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Pregnancy and DOACs: what risk?



The extensive use of direct anticoagulants (DOACs) indefinitely places us in front of populations that have been excluded from registration studies or, as in the case of pregnant women, will never be able to participate in randomized trials on oral anticoagulants.

If it is difficult to prescribe a DOAC to a pregnant woman, given the frequent suspension of estrogen-progestogen therapy, we could find ourselves faced with a patient who discovers that she is pregnant while on therapy with DOACs.

What to advise to our patient? What is the risk of DOAC exposure in the first quarter?

The indications on the subject were strengthened by a retrospective study published in December 2020 in Lancet Haematology. The fetal consequences of 600 pregnant women exposed for nearly two months to DOAC, predominantly (85%) rivaroxaban, were analyzed. Information on the outcome of pregnancy was available for about half of the women. In 42% of these pregnancies, the conclusion was a spontaneous or induced abortion with the presence of fetal anomalies (6%) and major congenital defects (4%) potentially correlated with the effect of DOACs.

However, the statistical significance of the results was very limited, so much so that it did not lead to changes to the 2016 ISTH guidelines, which advise against preventive abortion for patients exposed to anticoagulants during pregnancy, while recommending close surveillance.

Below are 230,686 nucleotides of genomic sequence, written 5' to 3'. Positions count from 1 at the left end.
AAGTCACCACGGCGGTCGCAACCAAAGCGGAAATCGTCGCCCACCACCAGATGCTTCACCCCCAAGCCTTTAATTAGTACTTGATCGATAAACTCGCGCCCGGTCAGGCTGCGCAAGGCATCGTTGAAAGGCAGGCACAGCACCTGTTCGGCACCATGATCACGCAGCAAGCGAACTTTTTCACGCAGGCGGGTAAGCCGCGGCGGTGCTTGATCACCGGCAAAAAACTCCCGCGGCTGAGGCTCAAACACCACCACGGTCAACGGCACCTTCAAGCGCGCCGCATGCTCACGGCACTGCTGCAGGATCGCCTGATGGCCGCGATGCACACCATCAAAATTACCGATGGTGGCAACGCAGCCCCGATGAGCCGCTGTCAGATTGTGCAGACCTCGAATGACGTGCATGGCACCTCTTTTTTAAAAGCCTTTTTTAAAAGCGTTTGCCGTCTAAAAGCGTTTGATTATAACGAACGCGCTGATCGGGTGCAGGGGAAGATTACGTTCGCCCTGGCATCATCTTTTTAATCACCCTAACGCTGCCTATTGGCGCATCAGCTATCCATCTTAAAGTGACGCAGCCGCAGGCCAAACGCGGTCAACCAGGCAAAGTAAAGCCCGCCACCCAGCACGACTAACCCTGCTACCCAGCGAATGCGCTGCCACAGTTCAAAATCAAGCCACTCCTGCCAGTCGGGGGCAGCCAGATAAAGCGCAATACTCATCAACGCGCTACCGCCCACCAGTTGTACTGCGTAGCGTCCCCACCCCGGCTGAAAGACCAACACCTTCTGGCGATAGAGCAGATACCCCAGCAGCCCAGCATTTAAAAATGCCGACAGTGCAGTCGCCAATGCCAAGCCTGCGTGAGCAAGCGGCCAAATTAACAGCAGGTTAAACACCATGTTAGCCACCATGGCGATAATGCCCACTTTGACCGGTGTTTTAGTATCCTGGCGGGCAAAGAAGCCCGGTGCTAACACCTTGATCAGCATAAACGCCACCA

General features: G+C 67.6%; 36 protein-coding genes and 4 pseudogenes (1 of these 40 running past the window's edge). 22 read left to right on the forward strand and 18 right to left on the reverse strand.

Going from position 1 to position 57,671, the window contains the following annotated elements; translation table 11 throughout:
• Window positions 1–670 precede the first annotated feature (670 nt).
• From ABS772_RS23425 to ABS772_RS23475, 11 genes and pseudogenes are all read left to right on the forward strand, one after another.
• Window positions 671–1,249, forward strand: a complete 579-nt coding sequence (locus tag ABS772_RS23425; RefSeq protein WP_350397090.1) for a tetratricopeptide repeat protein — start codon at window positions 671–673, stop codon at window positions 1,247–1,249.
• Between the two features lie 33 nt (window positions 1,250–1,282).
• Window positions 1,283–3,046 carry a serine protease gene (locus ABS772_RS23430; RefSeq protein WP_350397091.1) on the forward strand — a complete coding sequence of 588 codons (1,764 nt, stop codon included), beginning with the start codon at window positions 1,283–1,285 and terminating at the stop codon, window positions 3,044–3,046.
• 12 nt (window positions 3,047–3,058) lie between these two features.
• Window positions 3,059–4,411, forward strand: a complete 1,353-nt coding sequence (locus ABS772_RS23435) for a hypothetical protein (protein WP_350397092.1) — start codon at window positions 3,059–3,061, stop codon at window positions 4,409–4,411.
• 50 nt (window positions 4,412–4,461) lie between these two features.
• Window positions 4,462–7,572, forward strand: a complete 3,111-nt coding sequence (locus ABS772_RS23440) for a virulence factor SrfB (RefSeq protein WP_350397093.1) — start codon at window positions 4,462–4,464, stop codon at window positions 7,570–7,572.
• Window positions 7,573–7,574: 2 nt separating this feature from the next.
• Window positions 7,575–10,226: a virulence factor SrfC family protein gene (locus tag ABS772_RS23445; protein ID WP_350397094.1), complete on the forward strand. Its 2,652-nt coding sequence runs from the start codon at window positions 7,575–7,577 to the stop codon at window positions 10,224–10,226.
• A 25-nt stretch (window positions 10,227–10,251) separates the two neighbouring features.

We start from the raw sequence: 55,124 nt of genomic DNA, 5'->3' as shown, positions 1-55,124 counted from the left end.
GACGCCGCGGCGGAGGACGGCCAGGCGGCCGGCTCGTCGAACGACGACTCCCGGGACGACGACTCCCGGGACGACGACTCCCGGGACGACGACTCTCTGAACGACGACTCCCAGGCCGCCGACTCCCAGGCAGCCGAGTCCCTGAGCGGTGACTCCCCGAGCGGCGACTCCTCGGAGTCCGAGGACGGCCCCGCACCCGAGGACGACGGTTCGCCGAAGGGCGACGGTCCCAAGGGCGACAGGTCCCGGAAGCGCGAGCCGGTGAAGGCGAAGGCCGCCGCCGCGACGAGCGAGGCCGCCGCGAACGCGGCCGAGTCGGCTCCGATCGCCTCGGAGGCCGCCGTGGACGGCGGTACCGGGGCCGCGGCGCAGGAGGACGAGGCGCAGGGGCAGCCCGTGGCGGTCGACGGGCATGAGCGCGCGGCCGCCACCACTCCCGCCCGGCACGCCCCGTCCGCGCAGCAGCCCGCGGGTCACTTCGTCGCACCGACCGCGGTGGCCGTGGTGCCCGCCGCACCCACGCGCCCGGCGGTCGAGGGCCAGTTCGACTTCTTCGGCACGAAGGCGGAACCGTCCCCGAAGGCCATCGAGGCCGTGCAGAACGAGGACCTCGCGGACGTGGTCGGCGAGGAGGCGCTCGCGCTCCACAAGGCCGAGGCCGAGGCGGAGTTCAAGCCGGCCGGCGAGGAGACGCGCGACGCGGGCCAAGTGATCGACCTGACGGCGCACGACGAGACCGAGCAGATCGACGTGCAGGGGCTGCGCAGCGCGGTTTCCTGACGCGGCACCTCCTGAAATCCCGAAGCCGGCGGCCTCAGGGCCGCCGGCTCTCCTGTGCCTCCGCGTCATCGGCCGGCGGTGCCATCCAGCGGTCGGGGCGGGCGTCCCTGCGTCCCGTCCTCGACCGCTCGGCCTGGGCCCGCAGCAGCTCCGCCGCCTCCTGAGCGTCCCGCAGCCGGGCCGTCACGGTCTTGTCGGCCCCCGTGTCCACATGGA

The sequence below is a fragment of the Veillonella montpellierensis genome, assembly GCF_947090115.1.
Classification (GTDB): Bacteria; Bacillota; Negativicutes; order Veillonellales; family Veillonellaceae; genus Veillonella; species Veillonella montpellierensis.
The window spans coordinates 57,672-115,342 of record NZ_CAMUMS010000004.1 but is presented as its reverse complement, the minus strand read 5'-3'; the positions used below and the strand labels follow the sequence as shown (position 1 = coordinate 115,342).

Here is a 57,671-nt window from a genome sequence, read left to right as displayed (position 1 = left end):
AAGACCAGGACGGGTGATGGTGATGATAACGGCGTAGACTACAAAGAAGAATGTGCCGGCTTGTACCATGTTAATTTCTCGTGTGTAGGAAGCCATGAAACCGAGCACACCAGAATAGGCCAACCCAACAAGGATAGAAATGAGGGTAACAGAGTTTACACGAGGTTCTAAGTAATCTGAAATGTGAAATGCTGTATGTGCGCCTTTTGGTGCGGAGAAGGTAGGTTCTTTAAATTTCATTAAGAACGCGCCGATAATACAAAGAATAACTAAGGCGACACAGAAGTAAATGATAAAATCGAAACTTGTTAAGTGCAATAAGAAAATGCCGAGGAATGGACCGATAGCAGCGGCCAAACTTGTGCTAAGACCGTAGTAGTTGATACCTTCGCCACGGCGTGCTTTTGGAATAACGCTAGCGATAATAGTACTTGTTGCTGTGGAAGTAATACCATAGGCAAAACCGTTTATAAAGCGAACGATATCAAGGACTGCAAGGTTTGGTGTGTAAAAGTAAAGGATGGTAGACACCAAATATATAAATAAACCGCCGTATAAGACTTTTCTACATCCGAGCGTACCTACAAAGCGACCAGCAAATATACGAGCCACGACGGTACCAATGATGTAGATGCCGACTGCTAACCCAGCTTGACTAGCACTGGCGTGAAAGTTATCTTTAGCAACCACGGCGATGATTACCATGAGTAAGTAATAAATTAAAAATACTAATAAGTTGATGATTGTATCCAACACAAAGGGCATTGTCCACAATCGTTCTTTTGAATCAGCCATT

A new recent work, with similar numbers to the previous one, arrives at similar results and confirms that the use of DOACs in pregnancy does not appear safe. The meta-analysis of the published works highlights how, compared to pregnancies exposed only to LMWH, in the face of similar bleeding complications, the risk of complications (abortion and fetal anomalies) appears higher.

A study comparing DOAC and warfarin in pregnancy appears to show fewer birth defects with DOACs (7.4% vs 10.8%), with no specific DOAC defect and similar abortion rates to the general population.

Current recommendations for DOAC patients planning to become pregnant are to switch to LMWH.

For patients with unplanned pregnancy exposed to DOAC, the recommendation is to switch to LMWH when they discover they are pregnant, but not to terminate the pregnancy based on concern for fetal malformations as exposure is for a relatively short period.

Education and advice on the possible risks of pregnancy in women of childbearing age who take DOACs are essential.





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